Stocks as measured by the S&P 500 finally made their move and broke decisively below support at the 200-day moving average. Overall, stocks have shown little fight in trying to hold key support levels in recent weeks. They only bounced once off of the 50-day moving average before breaking lower, and they battled for only three days at the 200-day before giving up the fight.
Now that stocks have broken several major resistance levels, it is worthwhile to consider where support lies next. The good news for stock investors is that the market is still holding just above a variety of well established support levels. The bad news is if stocks break below current support, the trip lower might be swift through a sizable air pocket.
Stocks currently have technical support on five key readings.
First is a long-term trend line around the 1350 level on the S&P 500. This level was previous resistance for the S&P 500 during its advance in 2011 and has served as support on a few occasions since breaking above this level in 2012.
Converging at this same 1350 level is an upward sloping trend line dating back to the August 2011. Since the sharp correction last summer, the stock market has bounced off of this trend line on four previous instances over the last year. At present, stocks are trading just above this trend line.
Another longer-term trend line is also currently converging at the 1350 level. This is a trend line dating back to the summer of 2010. Stocks have responded to this support on four separate occasions over the last two plus years. And when stocks periodically broke below this trend line in the second half of 2010, they still demonstrated responsiveness to this support in never breaking decisively below it for any sustained period.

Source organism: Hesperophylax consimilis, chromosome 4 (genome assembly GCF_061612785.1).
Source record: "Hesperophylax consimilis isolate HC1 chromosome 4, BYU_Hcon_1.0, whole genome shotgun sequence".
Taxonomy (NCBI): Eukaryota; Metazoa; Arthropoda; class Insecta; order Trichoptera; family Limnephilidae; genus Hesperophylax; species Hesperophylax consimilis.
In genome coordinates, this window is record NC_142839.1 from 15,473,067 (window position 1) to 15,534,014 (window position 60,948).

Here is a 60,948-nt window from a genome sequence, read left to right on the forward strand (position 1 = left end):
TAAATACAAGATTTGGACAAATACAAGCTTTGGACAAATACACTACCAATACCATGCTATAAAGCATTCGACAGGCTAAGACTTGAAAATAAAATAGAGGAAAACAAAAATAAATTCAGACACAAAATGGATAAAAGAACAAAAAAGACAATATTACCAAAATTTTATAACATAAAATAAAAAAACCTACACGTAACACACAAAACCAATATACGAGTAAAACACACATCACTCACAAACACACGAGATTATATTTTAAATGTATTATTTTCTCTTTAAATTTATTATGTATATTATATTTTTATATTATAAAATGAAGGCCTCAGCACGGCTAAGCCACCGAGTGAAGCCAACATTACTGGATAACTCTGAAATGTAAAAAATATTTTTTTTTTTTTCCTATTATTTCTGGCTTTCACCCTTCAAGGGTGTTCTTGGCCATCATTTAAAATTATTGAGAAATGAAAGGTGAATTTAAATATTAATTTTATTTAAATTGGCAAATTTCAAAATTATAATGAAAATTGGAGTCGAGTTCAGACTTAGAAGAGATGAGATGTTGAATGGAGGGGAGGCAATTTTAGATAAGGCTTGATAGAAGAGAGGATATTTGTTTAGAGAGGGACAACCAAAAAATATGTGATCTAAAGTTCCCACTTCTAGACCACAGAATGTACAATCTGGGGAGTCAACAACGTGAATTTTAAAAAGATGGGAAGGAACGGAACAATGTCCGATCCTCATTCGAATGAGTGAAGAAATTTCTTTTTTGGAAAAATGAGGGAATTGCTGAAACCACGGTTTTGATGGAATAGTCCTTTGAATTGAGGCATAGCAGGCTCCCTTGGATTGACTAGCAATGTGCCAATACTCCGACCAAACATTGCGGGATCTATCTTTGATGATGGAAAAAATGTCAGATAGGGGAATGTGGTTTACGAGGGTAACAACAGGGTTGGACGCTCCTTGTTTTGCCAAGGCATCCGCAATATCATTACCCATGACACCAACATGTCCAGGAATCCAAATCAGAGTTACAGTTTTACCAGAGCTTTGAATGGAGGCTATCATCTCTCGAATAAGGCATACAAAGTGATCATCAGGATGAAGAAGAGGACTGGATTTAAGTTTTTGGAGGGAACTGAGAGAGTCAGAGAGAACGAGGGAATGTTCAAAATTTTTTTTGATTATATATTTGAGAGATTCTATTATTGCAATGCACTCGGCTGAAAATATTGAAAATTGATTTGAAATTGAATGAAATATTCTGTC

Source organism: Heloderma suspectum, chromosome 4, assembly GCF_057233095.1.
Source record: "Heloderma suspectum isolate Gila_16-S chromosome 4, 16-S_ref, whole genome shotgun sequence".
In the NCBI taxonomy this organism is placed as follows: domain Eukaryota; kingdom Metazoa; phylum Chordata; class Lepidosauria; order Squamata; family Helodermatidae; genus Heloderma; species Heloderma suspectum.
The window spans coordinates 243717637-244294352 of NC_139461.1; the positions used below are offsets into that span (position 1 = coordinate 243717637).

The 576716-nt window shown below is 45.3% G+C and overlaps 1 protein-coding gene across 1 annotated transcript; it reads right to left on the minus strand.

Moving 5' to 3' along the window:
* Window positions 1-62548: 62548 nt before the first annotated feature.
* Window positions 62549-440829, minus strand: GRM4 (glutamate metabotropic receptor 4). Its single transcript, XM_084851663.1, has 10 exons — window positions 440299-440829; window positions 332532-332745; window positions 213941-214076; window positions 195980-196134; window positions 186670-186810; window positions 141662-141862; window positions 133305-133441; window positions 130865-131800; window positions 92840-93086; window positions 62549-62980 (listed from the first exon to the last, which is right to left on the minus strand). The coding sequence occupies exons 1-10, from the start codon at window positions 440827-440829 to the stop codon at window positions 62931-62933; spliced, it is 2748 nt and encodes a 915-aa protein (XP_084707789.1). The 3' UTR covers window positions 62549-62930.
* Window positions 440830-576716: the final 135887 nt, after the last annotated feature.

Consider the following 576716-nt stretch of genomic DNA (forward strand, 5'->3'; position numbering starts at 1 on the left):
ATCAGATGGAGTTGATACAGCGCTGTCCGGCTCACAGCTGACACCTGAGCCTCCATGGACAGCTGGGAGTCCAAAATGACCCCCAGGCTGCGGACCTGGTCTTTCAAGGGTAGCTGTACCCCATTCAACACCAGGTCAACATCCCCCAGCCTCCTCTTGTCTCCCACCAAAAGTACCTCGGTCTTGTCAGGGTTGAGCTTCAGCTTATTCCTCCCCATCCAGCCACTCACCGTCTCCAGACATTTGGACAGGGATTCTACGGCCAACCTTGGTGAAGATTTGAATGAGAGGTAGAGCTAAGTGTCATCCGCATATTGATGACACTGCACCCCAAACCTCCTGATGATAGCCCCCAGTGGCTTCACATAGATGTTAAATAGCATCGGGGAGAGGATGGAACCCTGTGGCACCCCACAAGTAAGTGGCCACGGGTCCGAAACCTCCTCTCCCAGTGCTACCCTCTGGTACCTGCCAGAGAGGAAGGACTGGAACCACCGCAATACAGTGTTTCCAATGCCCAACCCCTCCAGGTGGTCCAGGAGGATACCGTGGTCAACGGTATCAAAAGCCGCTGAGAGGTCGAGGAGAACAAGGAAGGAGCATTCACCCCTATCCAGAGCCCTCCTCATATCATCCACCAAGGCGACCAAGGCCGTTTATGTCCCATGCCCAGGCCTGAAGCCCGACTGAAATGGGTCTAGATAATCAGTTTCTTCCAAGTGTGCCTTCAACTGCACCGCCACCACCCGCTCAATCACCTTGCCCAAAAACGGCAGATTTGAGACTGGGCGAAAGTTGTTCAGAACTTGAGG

Beyond the trend lines, another important indicator supporting stocks is the Relative Strength Index (RSI). It touched a reading below 30 this week, and the last nine instances that the RSI approached or dropped below 30, it marked the bottom of a stock correction at the time.
Lastly, momentum indicators as measured by the MACD have fallen to levels last seen on only a handful of instances in the last three years. Comparable levels of negative momentum were seen at past market bottoms over the last three years, with the only exception being the sharp pullback during August 2011.
As a result, the stock market enjoys well established support across a variety of metrics at current levels near 1350 on the S&P 500. Holding this support will be crucial in the days ahead, for the next stop to the downside could easily be 1300 or below on the S&P 500.
This post is for information purposes only. There are risks involved with investing including loss of principal. Gerring Wealth Management (GWM) makes no explicit or implicit guarantee with respect to performance or the outcome of any investment or projections made by GWM. There is no guarantee that the goals of the strategies discussed by GWM will be met.